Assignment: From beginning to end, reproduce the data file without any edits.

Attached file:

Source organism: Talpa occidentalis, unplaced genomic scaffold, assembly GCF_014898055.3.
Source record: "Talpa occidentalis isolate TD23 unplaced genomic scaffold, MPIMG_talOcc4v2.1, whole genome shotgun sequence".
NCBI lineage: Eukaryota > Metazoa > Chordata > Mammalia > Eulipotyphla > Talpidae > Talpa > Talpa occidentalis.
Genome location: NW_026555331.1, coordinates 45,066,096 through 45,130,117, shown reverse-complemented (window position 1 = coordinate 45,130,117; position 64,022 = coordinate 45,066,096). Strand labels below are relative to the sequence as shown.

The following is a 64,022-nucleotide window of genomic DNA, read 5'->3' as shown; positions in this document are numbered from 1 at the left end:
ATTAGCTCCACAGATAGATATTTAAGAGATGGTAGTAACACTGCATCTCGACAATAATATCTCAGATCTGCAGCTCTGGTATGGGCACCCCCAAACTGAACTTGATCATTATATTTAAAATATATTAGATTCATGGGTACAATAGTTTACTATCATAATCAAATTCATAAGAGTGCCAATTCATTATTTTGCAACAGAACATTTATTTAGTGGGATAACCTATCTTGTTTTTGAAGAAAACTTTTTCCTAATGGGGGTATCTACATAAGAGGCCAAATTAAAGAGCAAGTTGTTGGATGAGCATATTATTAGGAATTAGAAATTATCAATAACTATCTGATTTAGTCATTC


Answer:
Source organism: Talpa occidentalis, unplaced genomic scaffold, assembly GCF_014898055.3.
Source record: "Talpa occidentalis isolate TD23 unplaced genomic scaffold, MPIMG_talOcc4v2.1, whole genome shotgun sequence".
NCBI lineage: Eukaryota > Metazoa > Chordata > Mammalia > Eulipotyphla > Talpidae > Talpa > Talpa occidentalis.
Genome location: NW_026555331.1, coordinates 45,066,096 through 45,130,117, shown reverse-complemented (window position 1 = coordinate 45,130,117; position 64,022 = coordinate 45,066,096). Strand labels below are relative to the sequence as shown.

The following is a 64,022-nucleotide window of genomic DNA, read 5'->3' as shown; positions in this document are numbered from 1 at the left end:
ATTAGCTCCACAGATAGATATTTAAGAGATGGTAGTAACACTGCATCTCGACAATAATATCTCAGATCTGCAGCTCTGGTATGGGCACCCCCAAACTGAACTTGATCATTATATTTAAAATATATTAGATTCATGGGTACAATAGTTTACTATCATAATCAAATTCATAAGAGTGCCAATTCATTATTTTGCAACAGAACATTTATTTAGTGGGATAACCTATCTTGTTTTTGAAGAAAACTTTTTCCTAATGGGGGTATCTACATAAGAGGCCAAATTAAAGAGCAAGTTGTTGGATGAGCATATTATTAGGAATTAGAAATTATCAATAACTATCTGATTTAGTCATTC